"Market Pull results in higher marketing and sales ROI than Market Push and makes everyone’s life a lot easier. Ask B2B business owners which they would prefer, and you’re unlikely to find anyone that wouldn’t prefer to have customers lined up at the door asking to buy their products than having to coax them out of the brush to engage." Market Push Market Push is exactly what it sounds like – aggressively pushing and promoting of your product to any and all that will listen. After all, customers can’t buy your products if they don’t know they exist. So, marketing must become obsessed with “getting your name out there”. Right? Well, not really. That obsession makes Market Push programs expensive and
In our previous blog post, “3 Guiding Principles for the Application of Lean in Marketing & Sales”, we offered a trio of overriding Lean commandments. In this post, we point to specific Marketing & Sales targets for Lean that will simultaneously increase customer received value and marketing and sales ROI.
Many books have been written on Leadership. I haven’t read most of them. But that doesn’t mean I haven’t worked for and with both good and bad leaders. Based on my observations from a combination of working in both small private and Fortune 100 NYSE corporations, and as a consultant to industry executives over the last 20+ years, I would like to offer my readers, a profile of an outstanding leader.
I commiserate with the owners of privately-held, small to midsized, business enterprises. They’re getting a raw deal. Consider that classification of business firms accounted for 64 percent of the net new jobs created between 1993 and 2011. In creating jobs, small firms make an invaluable contribution to the well-being of, not only their employees and their families, but also their suppliers, and the communities they live in. So why have we, as a nation, squeezed small business into a vice? Why are we making it so hard for them to succeed, thrive and fulfill their purpose?
At its purest intent, and to be most effective, a marketing and sales audit should not be to uncover incompetence, to fix blame or to penalize, but rather to discover opportunities to make both marketing and sales more effective. If the motivation of an audit is solely to find a scapegoat or divert blame, the problem is not in the firm’s marketing and sales function, but rather in its culture.
PinPoint change is a simplified, three-step approach for affecting high-leverage, rapid process improvement. A PinPoint change comprises; 1) the identification of the single most critical and ineffective business process preventing the firm from achieving its objectives, 2) the identification of the specific process change needed, and 3) focusing, laser-like executive attention and decision-making on the few key people in the organization that must quickly change their behaviors to fix those ineffective processes. This does not necessarily mean removing or replacing them – unless, of course, they simply cannot or refuse to quickly learn and adjust behaviors.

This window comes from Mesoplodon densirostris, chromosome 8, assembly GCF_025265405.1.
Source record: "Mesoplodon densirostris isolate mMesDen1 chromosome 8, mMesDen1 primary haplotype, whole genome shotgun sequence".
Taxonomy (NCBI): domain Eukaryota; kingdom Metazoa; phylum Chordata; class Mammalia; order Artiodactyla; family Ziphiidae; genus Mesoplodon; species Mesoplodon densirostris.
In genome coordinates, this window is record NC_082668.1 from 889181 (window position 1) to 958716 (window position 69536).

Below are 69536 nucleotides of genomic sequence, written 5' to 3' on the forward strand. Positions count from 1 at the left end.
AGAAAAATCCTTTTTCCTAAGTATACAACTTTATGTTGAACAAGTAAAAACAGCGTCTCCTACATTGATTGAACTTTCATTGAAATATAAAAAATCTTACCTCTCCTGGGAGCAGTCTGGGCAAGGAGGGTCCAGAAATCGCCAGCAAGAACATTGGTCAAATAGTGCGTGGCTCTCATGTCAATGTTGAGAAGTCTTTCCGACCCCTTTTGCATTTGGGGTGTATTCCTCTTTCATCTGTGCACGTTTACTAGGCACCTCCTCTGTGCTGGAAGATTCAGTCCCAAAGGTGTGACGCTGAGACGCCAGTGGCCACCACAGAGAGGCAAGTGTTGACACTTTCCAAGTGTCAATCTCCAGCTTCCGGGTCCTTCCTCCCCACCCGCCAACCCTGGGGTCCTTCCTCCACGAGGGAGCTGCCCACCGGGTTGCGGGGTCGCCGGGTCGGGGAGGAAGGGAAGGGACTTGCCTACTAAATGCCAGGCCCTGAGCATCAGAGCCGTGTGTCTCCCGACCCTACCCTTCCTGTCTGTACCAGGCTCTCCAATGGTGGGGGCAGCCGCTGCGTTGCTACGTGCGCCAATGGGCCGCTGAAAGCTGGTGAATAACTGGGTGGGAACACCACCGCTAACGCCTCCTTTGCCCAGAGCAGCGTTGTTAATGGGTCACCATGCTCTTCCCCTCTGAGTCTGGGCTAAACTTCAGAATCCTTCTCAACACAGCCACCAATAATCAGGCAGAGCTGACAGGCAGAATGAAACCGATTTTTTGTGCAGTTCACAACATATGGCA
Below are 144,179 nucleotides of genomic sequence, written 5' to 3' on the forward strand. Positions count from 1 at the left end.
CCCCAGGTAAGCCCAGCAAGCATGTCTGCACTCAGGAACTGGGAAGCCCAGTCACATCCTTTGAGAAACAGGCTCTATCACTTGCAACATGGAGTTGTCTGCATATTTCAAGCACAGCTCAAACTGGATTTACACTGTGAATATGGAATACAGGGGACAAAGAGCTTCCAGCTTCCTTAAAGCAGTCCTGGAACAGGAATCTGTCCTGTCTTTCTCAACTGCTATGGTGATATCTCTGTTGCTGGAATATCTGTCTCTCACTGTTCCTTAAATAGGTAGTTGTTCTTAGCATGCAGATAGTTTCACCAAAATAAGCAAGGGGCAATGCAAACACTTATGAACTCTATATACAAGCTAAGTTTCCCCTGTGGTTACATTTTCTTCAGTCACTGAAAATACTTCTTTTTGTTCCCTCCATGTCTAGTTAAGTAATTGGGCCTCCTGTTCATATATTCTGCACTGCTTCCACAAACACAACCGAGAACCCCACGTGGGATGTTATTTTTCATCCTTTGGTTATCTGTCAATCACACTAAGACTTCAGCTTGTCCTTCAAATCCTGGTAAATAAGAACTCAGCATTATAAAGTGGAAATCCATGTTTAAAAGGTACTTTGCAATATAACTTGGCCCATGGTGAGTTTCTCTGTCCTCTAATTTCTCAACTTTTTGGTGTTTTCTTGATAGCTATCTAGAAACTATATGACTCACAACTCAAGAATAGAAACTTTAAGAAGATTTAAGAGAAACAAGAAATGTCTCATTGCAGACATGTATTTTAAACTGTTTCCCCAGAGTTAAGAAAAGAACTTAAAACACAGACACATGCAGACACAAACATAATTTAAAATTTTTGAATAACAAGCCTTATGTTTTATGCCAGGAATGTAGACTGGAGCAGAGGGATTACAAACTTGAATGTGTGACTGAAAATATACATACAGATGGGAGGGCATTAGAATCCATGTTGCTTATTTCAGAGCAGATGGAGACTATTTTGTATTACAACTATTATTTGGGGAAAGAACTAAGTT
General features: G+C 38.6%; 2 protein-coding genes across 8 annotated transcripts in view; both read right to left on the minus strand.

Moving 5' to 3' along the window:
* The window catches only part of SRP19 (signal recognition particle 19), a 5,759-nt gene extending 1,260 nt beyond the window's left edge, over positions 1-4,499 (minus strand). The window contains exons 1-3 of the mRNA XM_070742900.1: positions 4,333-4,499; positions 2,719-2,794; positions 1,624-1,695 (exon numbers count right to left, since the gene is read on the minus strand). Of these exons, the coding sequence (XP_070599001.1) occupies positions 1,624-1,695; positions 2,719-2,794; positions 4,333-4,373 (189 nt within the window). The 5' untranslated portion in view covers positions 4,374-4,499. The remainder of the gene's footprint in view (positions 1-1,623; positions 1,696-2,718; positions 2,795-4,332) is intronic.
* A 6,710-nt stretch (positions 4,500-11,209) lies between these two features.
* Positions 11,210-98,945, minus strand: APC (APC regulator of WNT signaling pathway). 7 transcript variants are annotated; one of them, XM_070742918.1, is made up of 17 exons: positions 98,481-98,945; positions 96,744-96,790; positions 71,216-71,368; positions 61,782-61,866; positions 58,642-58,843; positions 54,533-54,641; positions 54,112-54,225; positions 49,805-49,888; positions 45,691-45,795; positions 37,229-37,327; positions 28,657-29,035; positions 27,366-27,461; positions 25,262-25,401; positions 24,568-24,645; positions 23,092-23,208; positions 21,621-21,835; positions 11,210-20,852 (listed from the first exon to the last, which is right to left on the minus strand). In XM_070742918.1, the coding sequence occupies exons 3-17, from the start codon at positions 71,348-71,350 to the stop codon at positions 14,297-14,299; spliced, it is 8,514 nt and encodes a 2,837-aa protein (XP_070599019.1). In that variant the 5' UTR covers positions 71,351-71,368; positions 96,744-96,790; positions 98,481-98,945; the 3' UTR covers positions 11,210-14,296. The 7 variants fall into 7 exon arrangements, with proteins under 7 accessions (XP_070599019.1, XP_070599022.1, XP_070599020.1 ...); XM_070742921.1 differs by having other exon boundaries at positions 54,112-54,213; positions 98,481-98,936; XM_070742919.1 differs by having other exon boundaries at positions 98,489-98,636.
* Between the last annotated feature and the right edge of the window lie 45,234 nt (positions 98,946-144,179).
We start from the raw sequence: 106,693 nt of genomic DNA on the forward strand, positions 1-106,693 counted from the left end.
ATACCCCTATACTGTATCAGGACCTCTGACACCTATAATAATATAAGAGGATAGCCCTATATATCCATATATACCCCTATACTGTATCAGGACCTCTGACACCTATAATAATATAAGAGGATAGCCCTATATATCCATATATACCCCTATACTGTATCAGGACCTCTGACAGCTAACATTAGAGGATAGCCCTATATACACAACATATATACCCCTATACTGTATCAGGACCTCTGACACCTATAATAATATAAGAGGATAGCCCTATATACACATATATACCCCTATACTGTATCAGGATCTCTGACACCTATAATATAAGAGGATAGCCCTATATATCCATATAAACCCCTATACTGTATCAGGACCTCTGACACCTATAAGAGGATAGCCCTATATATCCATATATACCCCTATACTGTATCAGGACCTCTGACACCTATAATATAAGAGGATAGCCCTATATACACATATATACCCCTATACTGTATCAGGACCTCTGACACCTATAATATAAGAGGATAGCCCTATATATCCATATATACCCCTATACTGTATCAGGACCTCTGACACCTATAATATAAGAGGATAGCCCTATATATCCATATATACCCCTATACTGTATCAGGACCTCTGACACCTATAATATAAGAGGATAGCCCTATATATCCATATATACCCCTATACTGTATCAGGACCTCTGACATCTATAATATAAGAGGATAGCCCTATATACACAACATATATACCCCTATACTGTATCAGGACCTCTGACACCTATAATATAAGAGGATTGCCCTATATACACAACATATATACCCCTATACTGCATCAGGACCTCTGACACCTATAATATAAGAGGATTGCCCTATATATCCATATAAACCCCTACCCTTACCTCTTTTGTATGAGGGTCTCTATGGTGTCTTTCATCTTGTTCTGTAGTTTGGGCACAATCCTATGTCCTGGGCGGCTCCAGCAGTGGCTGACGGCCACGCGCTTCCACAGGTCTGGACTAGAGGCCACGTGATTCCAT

If you are consistently thrilled with the responsiveness and results of important tasks you assign to your direct reports, there is no need to read on. On the other hand, if you are like the majority of business owners and executives we have worked with, you are probably frustrated at times by the lack of understanding, speed of response and quality of the results of those requests. There are two major ingredients to getting what you request done well. The first is Motivation and the second is, what I will call the Assignment Dynamic – which of the two is much more complex but, actually, easier to manage.
The Product Development and Management Association Glossary of Terms defines failure rate as the percentage of a firm’s new products that make it to full market commercialization, but which fail to achieve the objectives set for them. By that measure, it is not surprising that a quick internet search on the subject of product failure rate yields studies that claim anywhere between 50% (commercial) and 90% (retail food) of new product or service offerings fail. A lot can be done to improve the odds.
"You can’t build a durable building on a weak foundation." We’d like to share an insight that has helped executives and business owners sort through all the hype and claims over the last several years about an ever growing list of “gotta-do” new marketing and sales techniques. If you’re a General Manager, business owner or C-level executive, your marketing team probably approaches you annually with a laundry list of funding requests to support their critical marketing and sales programs for the coming year. Those requests may include any or all of; a website upgrade, a branding program, a social media expansion program, a blog, a publicity and PR program or maybe even a new six-figure trade show booth
After many years of both conducting sales training workshops and personally selling, I have come to recognize six popular misconceptions about selling. And, I must say, every time I broach those myths during a sales training session I get push-back, disbelief, the wagging of heads and several audible "No Way!'s".